To reclaim homemaking, carve out a small amount of time each day for domestic routines — and then elevate them to daily ritual. You can start with simple things, like opening your curtains to welcome the first light of day, making your bed and folding your couch throw “just so” to invite use at the end of the day.
A simple and effective way to organize your domestic rituals is by time increment: daily (make the bed, do dishes, vacuum), weekly (dust, do laundry, clean the bathroom), and monthly (scrub floors, wash windows, clean out the fridge).
Food and Family
Relish the pleasures of the table by staging healthful sit-down meals. Turn off the TV, electronics and phones before sitting down to eat. Earmark time for cooking meals from scratch, involving family members whenever possible. Even one homemade item adds caring and dimension to a meal. Breaking healthy bread together on weekends is a primary family ritual that will let you reap delicious rewards now and create intimate memories for a lifetime.
A Garden of Your Own
Have you ever noticed that whenever you bring fresh fruits, vegetables, herbs and flowers into your home, they steal the scene? Everyone loves the beauty, the aroma, the connotation of care.
Farmers’ markets are a wonderful source of all this fresh produce, of course. But better and more satisfying still is growing your own goods in your own yard. It’s more local, less expensive and healthier: You soak up vitamin D from the sun, get some exercise and let your mind slip into a meditative state. And did I mention harvesting the actual fruits of your labor? That’s the sweetest thrill of all!
You can start small: Just one tomato plant on your patio will net you an unexpected bounty (enough for several pots of homemade chili!). And while you’re at it, cultivate beauty with flowers and plantings. Nothing man-made quite compares.
Reclaim Community Life
We live in a culture where self-containment is seen as a life-simplifying strategy. We think that keeping our distance will help us avoid complicating variables. And yet perhaps you’ve noticed that striking up an impromptu conversation with a neighbor or stranger at the supermarket can lift your spirits in surprising ways. That’s because human beings crave connection with each other, and we long for a sense of community.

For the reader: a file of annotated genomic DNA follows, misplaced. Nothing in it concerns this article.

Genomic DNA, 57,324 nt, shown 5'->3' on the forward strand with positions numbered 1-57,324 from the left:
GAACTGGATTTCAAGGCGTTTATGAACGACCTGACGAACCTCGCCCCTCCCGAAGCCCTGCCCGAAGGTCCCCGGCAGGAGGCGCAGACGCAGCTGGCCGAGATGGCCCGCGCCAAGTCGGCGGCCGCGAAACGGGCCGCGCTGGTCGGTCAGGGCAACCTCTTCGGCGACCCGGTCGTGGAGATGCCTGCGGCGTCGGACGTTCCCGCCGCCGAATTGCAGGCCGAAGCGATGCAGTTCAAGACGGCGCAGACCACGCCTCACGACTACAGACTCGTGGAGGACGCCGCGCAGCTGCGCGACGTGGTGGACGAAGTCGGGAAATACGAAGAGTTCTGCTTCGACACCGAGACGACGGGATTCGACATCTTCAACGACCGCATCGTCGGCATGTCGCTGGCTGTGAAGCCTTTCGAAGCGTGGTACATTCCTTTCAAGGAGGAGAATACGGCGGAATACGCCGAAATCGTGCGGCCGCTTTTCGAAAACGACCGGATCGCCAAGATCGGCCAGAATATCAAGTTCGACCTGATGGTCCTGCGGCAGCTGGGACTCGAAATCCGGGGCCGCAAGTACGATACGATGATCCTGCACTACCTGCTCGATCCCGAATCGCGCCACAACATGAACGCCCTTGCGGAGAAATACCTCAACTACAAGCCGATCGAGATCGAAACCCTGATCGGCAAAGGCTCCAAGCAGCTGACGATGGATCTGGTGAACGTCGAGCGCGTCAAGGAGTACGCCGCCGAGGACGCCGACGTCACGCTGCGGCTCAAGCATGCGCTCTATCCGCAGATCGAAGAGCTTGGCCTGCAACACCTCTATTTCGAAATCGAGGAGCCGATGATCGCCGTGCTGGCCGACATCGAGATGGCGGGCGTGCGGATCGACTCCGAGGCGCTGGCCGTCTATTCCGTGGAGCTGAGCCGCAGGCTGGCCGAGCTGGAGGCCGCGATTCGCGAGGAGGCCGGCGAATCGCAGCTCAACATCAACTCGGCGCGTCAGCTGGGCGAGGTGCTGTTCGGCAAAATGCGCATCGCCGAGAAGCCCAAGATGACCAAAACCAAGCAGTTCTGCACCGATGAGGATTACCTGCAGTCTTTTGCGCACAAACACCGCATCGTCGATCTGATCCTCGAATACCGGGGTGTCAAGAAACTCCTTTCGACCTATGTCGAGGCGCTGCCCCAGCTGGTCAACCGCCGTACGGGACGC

A great way to engage more in community life is by joining and regularly participating in a civic group, house of worship, book club or professional organization. You’ll begin to look forward to the regular meetings, and a host of benefits will follow. (For more on the benefits of community, see “Community Matters”)
It’s easy to let our lives become consumed with unnecessary busyness, worry and distraction. But when we walk down each of these seven paths mindfully, our steps will feel lighter, our spirits refreshed.
Wanda Urbanska is a sustainability activist and author of The Heart of Simple Living: 7 Paths to a Better Life (Krause, 2010). She is the host and producer of the television series Simple Living with Wanda Urbanska, which airs on select PBS stations nationwide. Visit her Web site at www.simplelivingtv.net.
Here are four practical ways to take your experiments in simple living a little further:
1. Try Transuming. Take a break from your role as consumer and join the new group of “transumers” who prefer borrowing or renting items rather than buying them. This applies to vacation homes, road bikes, even high-end handbags.
2. Barter. I once swapped the preparation of an artist’s résumé for one of his original drawings. With barter, no money changes hands, and you feel as if you’ve gone to market and come home again — with your wallet intact.
3. Couch Surf. Instead of paying for a hotel room next time you’re traveling, reserve the couch (or spare bedroom) at someone’s home. The CouchSurfing network (www.couchsurfing.org) offers safe and convenient lodging in nearly 62,000 different cities around the world. Couch surfers enjoy more memorable experiences with the places they visit and also become part of a global community.
4. Break your car habit. Going car-free or sharing a vehicle can enhance your life. People who’ve tried it report reduced stress and surprising savings. If you need a car only occasionally, consider car-sharing services like Hourcar (www.hourcar.org) or Zipcar (www.zipcar.com).